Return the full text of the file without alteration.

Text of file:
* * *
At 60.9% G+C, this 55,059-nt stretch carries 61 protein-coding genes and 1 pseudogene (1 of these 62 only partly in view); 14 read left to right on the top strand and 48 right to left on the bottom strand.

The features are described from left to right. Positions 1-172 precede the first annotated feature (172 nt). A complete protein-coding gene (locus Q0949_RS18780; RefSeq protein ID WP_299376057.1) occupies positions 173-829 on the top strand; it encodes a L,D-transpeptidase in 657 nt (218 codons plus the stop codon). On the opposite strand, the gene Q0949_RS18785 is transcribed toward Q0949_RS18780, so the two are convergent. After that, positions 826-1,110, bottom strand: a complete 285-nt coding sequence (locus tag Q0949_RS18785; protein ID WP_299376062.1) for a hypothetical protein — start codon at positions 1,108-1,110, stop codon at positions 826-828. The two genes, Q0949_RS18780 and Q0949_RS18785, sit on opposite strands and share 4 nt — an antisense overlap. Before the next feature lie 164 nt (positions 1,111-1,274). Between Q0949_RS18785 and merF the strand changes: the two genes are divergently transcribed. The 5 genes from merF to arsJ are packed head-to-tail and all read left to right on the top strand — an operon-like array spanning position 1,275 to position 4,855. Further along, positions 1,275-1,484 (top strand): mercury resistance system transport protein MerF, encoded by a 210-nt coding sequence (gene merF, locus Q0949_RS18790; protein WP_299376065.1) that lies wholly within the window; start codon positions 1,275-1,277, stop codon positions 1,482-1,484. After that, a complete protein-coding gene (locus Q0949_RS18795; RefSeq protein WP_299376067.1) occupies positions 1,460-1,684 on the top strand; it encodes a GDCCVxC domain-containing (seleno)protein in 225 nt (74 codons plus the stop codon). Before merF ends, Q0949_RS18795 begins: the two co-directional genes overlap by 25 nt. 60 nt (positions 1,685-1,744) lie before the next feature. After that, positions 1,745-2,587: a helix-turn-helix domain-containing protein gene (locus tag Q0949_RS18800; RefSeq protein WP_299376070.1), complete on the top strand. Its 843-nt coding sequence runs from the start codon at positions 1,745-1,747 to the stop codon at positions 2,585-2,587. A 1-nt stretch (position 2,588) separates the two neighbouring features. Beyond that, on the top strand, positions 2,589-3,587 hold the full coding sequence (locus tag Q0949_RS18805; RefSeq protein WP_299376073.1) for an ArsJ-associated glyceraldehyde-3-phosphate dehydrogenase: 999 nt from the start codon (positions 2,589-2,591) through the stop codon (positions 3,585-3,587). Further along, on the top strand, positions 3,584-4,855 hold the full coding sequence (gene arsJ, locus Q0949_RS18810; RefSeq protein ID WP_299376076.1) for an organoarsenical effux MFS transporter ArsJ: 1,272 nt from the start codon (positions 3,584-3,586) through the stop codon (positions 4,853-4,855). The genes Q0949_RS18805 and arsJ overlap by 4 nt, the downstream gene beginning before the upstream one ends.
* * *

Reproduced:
At 60.9% G+C, this 55,059-nt stretch carries 61 protein-coding genes and 1 pseudogene (1 of these 62 only partly in view); 14 read left to right on the top strand and 48 right to left on the bottom strand.

The features are described from left to right. Positions 1-172 precede the first annotated feature (172 nt). A complete protein-coding gene (locus Q0949_RS18780; RefSeq protein ID WP_299376057.1) occupies positions 173-829 on the top strand; it encodes a L,D-transpeptidase in 657 nt (218 codons plus the stop codon). On the opposite strand, the gene Q0949_RS18785 is transcribed toward Q0949_RS18780, so the two are convergent. After that, positions 826-1,110, bottom strand: a complete 285-nt coding sequence (locus tag Q0949_RS18785; protein ID WP_299376062.1) for a hypothetical protein — start codon at positions 1,108-1,110, stop codon at positions 826-828. The two genes, Q0949_RS18780 and Q0949_RS18785, sit on opposite strands and share 4 nt — an antisense overlap. Before the next feature lie 164 nt (positions 1,111-1,274). Between Q0949_RS18785 and merF the strand changes: the two genes are divergently transcribed. The 5 genes from merF to arsJ are packed head-to-tail and all read left to right on the top strand — an operon-like array spanning position 1,275 to position 4,855. Further along, positions 1,275-1,484 (top strand): mercury resistance system transport protein MerF, encoded by a 210-nt coding sequence (gene merF, locus Q0949_RS18790; protein WP_299376065.1) that lies wholly within the window; start codon positions 1,275-1,277, stop codon positions 1,482-1,484. After that, a complete protein-coding gene (locus Q0949_RS18795; RefSeq protein WP_299376067.1) occupies positions 1,460-1,684 on the top strand; it encodes a GDCCVxC domain-containing (seleno)protein in 225 nt (74 codons plus the stop codon). Before merF ends, Q0949_RS18795 begins: the two co-directional genes overlap by 25 nt. 60 nt (positions 1,685-1,744) lie before the next feature. After that, positions 1,745-2,587: a helix-turn-helix domain-containing protein gene (locus tag Q0949_RS18800; RefSeq protein WP_299376070.1), complete on the top strand. Its 843-nt coding sequence runs from the start codon at positions 1,745-1,747 to the stop codon at positions 2,585-2,587. A 1-nt stretch (position 2,588) separates the two neighbouring features. Beyond that, on the top strand, positions 2,589-3,587 hold the full coding sequence (locus tag Q0949_RS18805; RefSeq protein WP_299376073.1) for an ArsJ-associated glyceraldehyde-3-phosphate dehydrogenase: 999 nt from the start codon (positions 2,589-2,591) through the stop codon (positions 3,585-3,587). Further along, on the top strand, positions 3,584-4,855 hold the full coding sequence (gene arsJ, locus Q0949_RS18810; RefSeq protein ID WP_299376076.1) for an organoarsenical effux MFS transporter ArsJ: 1,272 nt from the start codon (positions 3,584-3,586) through the stop codon (positions 4,853-4,855). The genes Q0949_RS18805 and arsJ overlap by 4 nt, the downstream gene beginning before the upstream one ends.